Advanced manufacturing encompasses the wide range of processes that consist of “3D printing” of metallic materials. One such method is Electron Beam Melting (EBM), a modern build technology that offers significant potential for lean manufacture and a capability to produce fully dense near-net shaped components. However, the manufacture of intricate geometries will result in variable thermal cycles and thus a transient microstructure throughout, leading to a highly textured structure. As such, successful implementation of these technologies requires a comprehensive assessment of the relationships of the key process variables, geometries, resultant microstructures and mechanical properties. The nature of this process suggests that it is often difficult to produce representative test specimens necessary to achieve a full mechanical property characterisation. Therefore, the use of small scale test techniques may be exploited, specifically the small punch (SP) test. The SP test offers a capability for sampling miniaturised test specimens from various discrete locations in a thin-walled component, allowing a full characterisation across a complex geometry. This paper provides support in working towards development and validation strategies in order for advanced manufactured components to be safely implemented into future gas turbine applications. This has been achieved by applying the SP test to a series of Ti-6Al-4V variants that have been manufactured through a variety of processing routes including EBM and investigating the structural integrity of each material and how this controls the mechanical response.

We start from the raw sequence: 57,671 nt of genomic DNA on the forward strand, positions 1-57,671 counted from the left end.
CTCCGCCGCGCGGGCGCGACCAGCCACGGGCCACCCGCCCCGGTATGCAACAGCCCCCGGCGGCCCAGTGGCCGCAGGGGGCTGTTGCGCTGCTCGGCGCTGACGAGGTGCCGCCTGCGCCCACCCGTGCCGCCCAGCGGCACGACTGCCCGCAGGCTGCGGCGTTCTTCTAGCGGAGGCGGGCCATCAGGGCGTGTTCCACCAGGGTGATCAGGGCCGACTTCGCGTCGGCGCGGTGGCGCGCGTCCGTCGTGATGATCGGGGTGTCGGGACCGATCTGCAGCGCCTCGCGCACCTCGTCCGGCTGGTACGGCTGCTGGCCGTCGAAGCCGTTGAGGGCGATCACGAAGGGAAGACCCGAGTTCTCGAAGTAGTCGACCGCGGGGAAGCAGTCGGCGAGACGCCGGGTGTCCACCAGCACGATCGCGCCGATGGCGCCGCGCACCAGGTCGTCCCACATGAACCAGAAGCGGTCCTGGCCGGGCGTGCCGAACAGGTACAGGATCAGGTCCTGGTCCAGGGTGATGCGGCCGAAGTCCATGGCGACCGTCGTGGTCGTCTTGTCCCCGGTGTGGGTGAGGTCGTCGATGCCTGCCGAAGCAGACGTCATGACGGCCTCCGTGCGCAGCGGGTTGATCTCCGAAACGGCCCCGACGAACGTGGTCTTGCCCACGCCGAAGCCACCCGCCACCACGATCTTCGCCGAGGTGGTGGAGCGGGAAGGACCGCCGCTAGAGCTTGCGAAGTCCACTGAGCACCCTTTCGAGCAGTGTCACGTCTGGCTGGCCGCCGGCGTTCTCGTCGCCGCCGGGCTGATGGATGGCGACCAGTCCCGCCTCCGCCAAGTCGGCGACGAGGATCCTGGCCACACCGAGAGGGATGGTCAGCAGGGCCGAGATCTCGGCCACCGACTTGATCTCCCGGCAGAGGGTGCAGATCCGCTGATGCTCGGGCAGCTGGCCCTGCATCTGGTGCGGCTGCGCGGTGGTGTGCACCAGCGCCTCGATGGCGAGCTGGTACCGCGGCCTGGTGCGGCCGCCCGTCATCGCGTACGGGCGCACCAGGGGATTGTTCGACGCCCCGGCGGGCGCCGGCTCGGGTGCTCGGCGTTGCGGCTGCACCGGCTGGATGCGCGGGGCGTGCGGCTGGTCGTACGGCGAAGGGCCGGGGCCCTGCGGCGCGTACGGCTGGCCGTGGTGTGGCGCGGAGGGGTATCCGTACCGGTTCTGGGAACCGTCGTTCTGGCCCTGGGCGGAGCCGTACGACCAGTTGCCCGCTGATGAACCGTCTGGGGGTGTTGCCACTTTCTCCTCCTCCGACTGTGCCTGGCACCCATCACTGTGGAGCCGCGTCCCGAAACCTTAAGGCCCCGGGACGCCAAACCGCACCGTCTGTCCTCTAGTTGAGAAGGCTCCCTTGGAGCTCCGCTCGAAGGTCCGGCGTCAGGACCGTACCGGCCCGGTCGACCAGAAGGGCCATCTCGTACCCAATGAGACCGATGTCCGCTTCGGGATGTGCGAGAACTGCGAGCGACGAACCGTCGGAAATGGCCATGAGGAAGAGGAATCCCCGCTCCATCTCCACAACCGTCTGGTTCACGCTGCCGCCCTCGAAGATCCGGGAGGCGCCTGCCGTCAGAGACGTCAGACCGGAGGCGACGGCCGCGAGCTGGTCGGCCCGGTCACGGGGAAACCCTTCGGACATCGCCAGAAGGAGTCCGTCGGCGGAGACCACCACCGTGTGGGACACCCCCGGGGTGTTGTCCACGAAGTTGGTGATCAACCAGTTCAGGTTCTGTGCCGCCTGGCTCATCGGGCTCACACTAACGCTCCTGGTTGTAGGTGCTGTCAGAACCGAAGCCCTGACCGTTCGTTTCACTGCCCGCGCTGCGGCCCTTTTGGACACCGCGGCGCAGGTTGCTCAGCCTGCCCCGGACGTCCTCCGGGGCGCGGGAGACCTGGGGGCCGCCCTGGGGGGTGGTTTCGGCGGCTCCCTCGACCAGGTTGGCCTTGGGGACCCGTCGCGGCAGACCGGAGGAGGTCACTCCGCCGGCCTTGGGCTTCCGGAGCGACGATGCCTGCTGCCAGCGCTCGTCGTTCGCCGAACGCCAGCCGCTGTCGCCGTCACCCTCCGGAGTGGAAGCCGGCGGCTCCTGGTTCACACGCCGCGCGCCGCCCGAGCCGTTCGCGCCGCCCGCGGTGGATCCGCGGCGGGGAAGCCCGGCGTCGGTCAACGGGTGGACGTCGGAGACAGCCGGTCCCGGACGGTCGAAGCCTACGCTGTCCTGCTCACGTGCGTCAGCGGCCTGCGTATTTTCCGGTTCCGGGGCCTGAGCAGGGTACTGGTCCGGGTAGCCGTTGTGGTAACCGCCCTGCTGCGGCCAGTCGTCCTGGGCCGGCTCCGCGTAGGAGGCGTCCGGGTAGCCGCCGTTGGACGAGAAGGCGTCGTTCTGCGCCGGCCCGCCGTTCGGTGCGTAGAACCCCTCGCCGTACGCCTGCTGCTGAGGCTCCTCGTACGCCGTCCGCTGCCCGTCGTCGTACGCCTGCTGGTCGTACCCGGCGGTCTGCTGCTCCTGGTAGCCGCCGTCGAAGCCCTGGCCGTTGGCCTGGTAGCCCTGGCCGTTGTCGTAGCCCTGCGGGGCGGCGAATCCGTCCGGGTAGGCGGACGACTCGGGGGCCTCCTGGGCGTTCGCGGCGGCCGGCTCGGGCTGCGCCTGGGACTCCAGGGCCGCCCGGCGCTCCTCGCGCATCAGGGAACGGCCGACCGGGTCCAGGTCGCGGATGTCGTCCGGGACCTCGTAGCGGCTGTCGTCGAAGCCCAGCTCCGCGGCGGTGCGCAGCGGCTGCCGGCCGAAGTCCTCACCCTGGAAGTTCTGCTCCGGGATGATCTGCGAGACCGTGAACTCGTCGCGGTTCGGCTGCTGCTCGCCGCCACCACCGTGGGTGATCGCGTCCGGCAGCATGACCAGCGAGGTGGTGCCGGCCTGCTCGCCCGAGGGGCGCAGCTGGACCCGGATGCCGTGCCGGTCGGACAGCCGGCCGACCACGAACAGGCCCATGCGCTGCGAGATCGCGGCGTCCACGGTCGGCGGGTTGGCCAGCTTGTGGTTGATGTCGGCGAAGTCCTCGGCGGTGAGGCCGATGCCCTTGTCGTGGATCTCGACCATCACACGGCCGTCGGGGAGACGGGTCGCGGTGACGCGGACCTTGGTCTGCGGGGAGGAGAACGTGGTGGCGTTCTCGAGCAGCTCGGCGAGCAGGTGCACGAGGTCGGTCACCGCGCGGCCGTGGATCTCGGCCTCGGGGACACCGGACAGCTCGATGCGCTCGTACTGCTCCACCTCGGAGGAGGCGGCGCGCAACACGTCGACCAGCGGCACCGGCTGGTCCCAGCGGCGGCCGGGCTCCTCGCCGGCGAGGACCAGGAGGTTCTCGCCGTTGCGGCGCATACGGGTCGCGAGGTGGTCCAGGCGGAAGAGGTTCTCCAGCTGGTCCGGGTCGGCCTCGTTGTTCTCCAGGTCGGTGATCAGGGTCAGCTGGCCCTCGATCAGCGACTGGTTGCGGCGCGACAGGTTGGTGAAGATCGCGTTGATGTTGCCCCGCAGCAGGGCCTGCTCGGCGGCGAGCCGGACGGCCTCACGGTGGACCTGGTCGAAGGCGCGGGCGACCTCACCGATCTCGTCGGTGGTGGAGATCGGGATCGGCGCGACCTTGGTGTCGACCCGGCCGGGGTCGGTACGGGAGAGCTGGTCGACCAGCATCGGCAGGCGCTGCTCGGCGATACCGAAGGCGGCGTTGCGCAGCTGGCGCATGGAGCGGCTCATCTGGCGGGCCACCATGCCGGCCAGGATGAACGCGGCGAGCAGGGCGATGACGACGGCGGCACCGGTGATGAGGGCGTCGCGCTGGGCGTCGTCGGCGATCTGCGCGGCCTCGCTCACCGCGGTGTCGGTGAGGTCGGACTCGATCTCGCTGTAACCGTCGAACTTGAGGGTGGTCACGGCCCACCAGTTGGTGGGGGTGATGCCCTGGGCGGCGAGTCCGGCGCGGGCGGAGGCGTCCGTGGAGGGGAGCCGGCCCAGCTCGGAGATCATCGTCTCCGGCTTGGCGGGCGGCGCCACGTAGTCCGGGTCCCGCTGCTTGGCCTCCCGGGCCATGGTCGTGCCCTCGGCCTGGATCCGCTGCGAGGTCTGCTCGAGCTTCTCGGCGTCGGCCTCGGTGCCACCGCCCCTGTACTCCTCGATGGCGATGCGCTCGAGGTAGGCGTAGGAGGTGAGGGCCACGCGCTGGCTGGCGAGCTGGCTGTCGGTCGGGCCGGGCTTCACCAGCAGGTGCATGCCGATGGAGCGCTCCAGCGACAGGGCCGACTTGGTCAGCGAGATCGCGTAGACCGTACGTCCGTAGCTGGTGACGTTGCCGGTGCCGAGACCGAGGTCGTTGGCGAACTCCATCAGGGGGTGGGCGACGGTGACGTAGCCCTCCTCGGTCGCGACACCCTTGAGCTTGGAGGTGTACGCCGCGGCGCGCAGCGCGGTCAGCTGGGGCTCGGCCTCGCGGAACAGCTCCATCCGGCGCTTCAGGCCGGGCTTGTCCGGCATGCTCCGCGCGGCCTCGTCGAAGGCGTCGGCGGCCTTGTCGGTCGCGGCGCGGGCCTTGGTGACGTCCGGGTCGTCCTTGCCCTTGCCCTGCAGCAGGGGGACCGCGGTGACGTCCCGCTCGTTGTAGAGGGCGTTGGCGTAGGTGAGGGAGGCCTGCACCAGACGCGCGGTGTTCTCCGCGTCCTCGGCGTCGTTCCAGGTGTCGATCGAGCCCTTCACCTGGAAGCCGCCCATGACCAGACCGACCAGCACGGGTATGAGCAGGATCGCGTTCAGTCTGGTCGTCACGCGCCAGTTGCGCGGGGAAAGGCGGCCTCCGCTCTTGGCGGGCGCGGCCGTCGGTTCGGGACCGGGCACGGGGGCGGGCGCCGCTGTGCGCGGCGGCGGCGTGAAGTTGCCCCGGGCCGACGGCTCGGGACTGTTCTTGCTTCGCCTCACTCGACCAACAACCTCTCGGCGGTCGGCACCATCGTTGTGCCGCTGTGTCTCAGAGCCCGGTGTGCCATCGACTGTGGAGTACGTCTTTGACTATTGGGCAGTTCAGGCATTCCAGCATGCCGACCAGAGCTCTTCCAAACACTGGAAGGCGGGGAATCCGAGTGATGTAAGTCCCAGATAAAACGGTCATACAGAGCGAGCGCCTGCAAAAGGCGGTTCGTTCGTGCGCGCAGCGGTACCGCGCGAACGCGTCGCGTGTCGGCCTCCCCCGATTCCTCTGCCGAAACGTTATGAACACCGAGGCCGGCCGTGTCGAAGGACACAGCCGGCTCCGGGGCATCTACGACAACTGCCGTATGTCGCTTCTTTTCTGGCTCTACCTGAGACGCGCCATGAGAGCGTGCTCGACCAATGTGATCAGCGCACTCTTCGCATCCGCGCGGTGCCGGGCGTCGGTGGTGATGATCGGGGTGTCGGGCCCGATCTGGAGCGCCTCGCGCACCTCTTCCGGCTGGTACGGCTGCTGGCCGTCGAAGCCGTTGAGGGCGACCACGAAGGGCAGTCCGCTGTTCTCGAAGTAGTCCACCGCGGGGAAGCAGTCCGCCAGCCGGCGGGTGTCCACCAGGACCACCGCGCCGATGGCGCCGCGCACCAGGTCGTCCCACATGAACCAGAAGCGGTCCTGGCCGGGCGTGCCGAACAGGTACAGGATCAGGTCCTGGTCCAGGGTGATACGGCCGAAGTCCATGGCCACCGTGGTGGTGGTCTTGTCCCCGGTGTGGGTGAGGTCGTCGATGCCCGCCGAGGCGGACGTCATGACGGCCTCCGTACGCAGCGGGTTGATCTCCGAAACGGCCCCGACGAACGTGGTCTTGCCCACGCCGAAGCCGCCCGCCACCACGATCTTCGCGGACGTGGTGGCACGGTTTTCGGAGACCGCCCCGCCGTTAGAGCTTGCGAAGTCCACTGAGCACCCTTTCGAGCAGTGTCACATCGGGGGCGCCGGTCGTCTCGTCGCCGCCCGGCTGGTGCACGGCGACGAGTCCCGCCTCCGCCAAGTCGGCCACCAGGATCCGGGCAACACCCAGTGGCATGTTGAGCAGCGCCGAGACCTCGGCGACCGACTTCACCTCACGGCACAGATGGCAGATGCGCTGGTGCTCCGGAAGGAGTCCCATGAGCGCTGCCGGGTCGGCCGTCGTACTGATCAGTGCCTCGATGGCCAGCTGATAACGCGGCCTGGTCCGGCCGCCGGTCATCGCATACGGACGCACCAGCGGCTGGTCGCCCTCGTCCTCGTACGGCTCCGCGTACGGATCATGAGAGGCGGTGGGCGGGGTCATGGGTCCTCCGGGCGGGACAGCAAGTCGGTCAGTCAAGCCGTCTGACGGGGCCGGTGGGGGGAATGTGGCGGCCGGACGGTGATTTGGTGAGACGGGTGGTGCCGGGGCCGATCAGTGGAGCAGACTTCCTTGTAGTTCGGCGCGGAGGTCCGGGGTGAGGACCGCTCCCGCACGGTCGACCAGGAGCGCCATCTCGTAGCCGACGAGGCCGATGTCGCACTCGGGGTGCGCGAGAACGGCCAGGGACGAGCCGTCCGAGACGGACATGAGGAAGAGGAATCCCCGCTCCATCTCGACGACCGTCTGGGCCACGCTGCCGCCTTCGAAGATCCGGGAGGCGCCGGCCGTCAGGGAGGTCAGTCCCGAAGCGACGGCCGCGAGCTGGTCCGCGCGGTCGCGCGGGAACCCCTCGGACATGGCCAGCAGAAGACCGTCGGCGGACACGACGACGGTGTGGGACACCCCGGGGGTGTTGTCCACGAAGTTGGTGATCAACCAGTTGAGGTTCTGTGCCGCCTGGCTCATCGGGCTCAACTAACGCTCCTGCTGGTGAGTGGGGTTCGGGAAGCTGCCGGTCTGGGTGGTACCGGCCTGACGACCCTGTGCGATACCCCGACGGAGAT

Robert Lancaster1, Gareth Davies1, Henry Illsley1, Spencer Jeffs1 and Gavin Baxter2
1. Institute of Structural Materials, Swansea University, Bay Campus, Fabian Way, Swansea SA1 8EN, UK;
2. Rolls-Royce plc, P.O. Box 31, Derby DE24 8BJ, UK; email@example.com
Materials 9(6) (2016) 470 doi: 10.3390/ma9060470